DVD set reveals comic genius of Max Linder

Written By By BILL STAMETS For Sun-Times Media Posted: 06/10/2014, 05:50pm
Array Max Linder, in a scene from “Seven Years Bad Luck” (1921), depicting the first recorded “mirror” routine.

Max Linder (1882-1925) was the first international star of screen comedy, but in the United States, this French comic was surpassed by his successors — Charlie Chaplin, Buster Keaton and Harold Lloyd. Now silent-era fans can see on DVD four works Linder made during his two Hollywood stints between 1916 and 1922.

Kino Classics offers “The Max Linder Collection,” four complete comedies restored by the Lobster Films archives in Paris, where Linder once reigned as “the king of the cinematographe.” Prior releases selected early shorts and clips from his features: the 2003 DVD “Laugh with Max Linder” and the 1995 VHS tape “The Comedy of Max Linder.”

Born Gabriel-Maximilien Leuvielle, the stage actor chose the screen name “Max Linder.” His self-fashioned character was “the eccentric if bourgeois dandy prone to domestic and social conundrums and mishaps,” writes University of Chicago film scholar Jennifer Wild. Before WWI, his shorts were the main export of the Pathe Freres company. Imitators appeared in Japan and Russia, where “the craze grew into madness,” reports Yuri Tsivian, another U. of C. professor.

Marital mayhem ensues in Linder’s “Be My Wife” (1921), “Seven Years Bad Luck” (1921) and “Max Wants a Divorce” (1917), which the actor-directer-writer made at the Essanay Studios in Chicago. The Chicago press mobbed his departure. Moving Picture World’s correspondent reported: “Along with Max went his forty-six trunks of sartorial embellishments — with eight more containing American-tailored designs, which caught the comedian’s fancy. It required a private baggage car to carry Max’s clothes, his wooden-legged war dog, ‘Wah,’ and motor car.”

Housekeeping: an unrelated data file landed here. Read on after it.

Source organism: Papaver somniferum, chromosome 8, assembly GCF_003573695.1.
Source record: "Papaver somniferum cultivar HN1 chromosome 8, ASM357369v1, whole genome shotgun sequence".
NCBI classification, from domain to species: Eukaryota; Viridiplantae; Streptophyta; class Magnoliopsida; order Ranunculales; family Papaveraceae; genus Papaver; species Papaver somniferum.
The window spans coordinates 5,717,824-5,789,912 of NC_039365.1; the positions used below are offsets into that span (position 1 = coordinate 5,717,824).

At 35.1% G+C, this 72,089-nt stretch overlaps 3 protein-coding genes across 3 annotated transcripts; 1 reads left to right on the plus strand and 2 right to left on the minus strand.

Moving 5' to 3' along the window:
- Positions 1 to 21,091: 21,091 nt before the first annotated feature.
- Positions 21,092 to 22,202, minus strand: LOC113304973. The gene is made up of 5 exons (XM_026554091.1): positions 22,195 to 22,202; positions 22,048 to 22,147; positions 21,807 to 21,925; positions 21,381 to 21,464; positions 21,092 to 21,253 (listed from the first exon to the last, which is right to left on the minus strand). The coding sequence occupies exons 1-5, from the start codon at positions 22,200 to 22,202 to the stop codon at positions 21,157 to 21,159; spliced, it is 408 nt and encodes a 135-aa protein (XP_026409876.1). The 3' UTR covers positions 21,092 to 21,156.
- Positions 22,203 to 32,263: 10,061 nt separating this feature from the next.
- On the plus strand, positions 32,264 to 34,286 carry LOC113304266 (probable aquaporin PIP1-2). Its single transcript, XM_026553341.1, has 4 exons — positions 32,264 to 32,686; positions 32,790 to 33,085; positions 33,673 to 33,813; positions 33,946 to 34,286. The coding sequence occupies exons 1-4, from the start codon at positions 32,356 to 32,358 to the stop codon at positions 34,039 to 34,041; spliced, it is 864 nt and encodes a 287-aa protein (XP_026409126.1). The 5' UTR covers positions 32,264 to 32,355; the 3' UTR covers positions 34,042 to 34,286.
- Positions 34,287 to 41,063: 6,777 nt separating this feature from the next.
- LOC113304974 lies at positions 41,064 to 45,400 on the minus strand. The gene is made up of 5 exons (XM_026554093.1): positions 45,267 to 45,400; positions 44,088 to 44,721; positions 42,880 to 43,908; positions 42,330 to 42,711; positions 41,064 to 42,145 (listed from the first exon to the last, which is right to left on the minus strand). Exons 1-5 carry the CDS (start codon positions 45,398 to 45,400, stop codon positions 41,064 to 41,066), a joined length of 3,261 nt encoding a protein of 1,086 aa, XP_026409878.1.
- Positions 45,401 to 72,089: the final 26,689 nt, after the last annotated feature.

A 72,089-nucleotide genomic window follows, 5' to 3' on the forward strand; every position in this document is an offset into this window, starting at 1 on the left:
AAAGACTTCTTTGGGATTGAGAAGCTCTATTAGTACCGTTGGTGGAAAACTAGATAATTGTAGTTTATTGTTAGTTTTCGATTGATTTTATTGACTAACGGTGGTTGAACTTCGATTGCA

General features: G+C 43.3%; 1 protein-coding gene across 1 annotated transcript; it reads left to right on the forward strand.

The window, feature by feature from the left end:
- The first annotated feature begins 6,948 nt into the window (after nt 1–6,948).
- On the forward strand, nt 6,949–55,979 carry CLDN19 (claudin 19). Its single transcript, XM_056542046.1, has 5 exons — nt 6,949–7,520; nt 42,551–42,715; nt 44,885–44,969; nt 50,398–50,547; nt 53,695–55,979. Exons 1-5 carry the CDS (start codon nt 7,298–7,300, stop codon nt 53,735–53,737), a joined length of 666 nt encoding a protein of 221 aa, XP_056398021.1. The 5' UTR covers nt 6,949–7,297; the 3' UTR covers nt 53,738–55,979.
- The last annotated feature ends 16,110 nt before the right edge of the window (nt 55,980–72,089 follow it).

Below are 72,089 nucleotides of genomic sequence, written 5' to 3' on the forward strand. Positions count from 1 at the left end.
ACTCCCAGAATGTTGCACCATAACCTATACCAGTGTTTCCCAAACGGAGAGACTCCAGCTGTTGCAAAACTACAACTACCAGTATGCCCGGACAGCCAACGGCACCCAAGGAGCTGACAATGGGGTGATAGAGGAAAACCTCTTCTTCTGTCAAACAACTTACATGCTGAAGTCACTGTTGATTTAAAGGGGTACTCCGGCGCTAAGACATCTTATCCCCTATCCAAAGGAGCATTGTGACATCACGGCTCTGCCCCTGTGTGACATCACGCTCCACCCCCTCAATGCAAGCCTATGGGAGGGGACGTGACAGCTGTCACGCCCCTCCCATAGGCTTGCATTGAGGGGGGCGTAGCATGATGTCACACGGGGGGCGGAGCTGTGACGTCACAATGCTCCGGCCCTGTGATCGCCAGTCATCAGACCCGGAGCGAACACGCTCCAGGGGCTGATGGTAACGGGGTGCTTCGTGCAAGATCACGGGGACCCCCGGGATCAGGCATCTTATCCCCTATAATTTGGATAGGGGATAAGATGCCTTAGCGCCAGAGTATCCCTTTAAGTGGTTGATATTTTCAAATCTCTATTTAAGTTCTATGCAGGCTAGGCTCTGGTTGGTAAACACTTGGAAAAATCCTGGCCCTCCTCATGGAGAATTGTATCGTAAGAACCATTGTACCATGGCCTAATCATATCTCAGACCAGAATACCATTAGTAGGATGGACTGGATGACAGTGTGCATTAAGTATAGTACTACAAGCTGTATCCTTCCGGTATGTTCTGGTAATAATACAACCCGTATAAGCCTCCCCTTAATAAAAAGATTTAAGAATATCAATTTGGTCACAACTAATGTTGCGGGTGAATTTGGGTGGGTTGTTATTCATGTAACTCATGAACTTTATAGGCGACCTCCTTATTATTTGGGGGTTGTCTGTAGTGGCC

On a 1923 visit to Linder’s home in Paris, a writer from the London magazine Pictures and the Picturegoer noted: ”The first thing that caught my eye was a large and most lifelike portrait of Charles Chaplin with the following words written across the bottom: “To the one and Only Max, `The Professor,’ from his disciple. Charles Chaplin.”

The year before, during his second visit to Los Angeles, the limber mustachioed Linder played “Dart-in-Again” in “The Three Must-Get-Theres” (1922), a pun-packed parody of “The Three Musketeers” by Douglas Fairbanks.

If the character arcs for this slapstick sophisticate are slight, his visual gags delight. Max does great bits with animals, like sailing to France on a horse outfitted with sails. Pairs of shoes in close-up enact tiny dramas and diversions in several films.

Linder’s offscreen depression lead to his suicide with his wife, Helene, after they attended a staging of “Quo Vadis,” where the characters open their veins. The comic star did likewise after taking Veronal and morphine. One obit would tag him “the French Charlie Chaplin.”

“The Max Linder Collection” is a more mirthful legacy from an artist who imagined a more lively medium for encountering ‘picturegoers’: “One day there will be a cinematic theater and the screen will have vanished. On stage, thanks to sophisticated projections, characters in relief will ‘act’ and will be heard talking. I believe in the future of a mixed cinema-theater.”

For now, there’s DVD.

Bill Stamets is a Chicago free-lance writer and critic.

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